But all these are business as usual on our globe and in history. There is no nation or folk whom did not do really bad things against others and not suffered really bad things from others. And frankly some nations did really bad things to themselves (leik 30 years war) as well.
What we should really see that now in the West politicians who want to abolish nations and countries now stuffing Ukraine with money and weapons so it can fight for her soil and national sovereignty. That journalists whom are the voice of such people who would abolish nations and countries, now manipulate similarly thinking people to feel enthusiastic about Ukrainian sovereignty and the sanctity of Ukrainian national borders, to feel for their patriotism, and to support such measures against Russia, that harms even themselves. Meanwhile all this isn't done in the interest of the Ukrainian people, because they won't win this war ever. All the effort is done to prolong the war, or even make it a perpetual crisis. And this will harm Ukrainians more. And it is done to make certain people more rich and powerful (many companies earn big on the inflation, while it makes people poorer), and a certain government (USian) more influential.
> Probably low wages.
Ukraine has the lowest wages in Europe, not counting Moldova perhaps.
You follow NFKRZ. He points out that in Russia they have a disparity of wages of certain regions, cities. Most noticeably in Moscow people can get wages that compare to Western European ones, although it is sames with prices. People living in Russia has the chance to earn quite well.
In Ukraine people has no such chance. If they were in the EU, they could work in Paris or Berlin or Amsterdam, in 16 hours as dishwashers and earn a good wage. But they aren't in the EU. They just a corrupt shithole with oligarchs exploiting the bydlo. There are foreign workers in the EU tho. But it's different than being an EU citizen.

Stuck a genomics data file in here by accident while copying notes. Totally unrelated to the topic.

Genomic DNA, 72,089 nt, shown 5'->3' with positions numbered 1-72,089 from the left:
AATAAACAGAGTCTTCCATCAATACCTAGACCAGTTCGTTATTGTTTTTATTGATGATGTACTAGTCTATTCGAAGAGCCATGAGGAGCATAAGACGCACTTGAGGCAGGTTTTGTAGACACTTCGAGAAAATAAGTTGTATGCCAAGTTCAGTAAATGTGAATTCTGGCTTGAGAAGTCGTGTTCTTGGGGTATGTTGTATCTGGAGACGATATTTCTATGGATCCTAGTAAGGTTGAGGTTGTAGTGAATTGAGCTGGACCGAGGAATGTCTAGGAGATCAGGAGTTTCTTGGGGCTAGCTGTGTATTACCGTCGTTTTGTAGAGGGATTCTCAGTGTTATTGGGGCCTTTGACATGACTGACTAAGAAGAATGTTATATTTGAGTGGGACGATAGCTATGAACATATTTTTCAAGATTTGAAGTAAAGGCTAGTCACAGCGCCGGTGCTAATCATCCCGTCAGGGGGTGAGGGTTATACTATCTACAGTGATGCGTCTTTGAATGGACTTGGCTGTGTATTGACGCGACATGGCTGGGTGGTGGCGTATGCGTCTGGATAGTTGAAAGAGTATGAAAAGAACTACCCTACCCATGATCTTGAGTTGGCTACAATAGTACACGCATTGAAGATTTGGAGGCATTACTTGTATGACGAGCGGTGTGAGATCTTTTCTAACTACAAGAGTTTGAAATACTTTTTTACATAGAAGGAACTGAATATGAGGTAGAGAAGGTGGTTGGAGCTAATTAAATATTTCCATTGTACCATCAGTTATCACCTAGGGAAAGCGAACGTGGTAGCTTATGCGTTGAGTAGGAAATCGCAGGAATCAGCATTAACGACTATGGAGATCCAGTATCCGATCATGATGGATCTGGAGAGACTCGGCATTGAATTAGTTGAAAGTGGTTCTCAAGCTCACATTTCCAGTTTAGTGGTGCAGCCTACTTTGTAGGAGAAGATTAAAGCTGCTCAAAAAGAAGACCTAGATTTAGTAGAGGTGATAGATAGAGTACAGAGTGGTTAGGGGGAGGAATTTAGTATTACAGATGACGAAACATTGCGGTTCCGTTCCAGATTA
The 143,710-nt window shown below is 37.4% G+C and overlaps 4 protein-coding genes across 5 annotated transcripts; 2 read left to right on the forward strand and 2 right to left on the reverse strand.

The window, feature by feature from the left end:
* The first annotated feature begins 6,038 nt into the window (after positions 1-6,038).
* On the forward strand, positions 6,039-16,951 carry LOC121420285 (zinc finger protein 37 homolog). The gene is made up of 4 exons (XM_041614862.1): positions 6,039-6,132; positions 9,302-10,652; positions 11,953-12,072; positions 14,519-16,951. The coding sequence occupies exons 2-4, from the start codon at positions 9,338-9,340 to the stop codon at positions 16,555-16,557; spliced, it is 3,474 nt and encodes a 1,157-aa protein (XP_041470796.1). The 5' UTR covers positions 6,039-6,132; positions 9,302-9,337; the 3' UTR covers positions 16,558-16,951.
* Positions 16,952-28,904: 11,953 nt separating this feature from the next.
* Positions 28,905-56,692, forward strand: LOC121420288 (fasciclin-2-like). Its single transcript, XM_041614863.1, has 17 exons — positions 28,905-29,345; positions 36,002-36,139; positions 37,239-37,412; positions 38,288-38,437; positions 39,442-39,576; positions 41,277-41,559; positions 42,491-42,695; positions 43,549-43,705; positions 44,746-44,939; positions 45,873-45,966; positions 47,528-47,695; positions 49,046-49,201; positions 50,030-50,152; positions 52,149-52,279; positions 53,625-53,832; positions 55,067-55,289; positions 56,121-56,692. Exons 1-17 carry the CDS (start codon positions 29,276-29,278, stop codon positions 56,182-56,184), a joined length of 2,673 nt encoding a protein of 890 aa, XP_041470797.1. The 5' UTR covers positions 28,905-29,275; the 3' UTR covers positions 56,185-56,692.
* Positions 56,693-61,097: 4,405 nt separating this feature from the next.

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Busy front today. I guess Russians are pushing hard for results. Or maybe they find the resistance softer and want to exploit the chance.
A ground attack in the West north of Kherson was initiated as well by them.
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LEOPARDS 2s ARE GOING NOW!!!

https://www.armyrecognition.com/defense_news_june_2022_global_security_army_industry/spain_approves_delivery_to_ukraine_of_40_leopard_2a4_tanks_and_aspide_missile_systems.html
>>/47803/
That could be potentially interesting but I'm afraid the public won't get much details about how they fare.
> Asspie missiles
Sounds good.
> Spain will train the Ukraine soldiers to operate these tanks. The training will be conducted by Spanish soldiers deployed in Latvia,
So Ukrainian soldiers will travel abroad to get that training.
This is a curious situation. Let's assume training for other weapon systems are also conducted abroad, in EU countries. This is a rare opportunity for those soldiers who rather not want to participate in the war and plan to desert. I assume to prevent such things they:
1. send reliable troops;
2. EU countries give out deserters to Ukrainian authorities.
The latter means that they probably give out those who were deserted from the front, and were lucky enough to somehow reach neighbouring countries. Maybe they even go that far that send back men who weren't soldiers but in that age bracket that they can be called up for service.
>>/47791/
> Most noticeably in Moscow people can get wages that compare to Western European ones, although it is sames with prices. People living in Russia has the chance to earn quite well.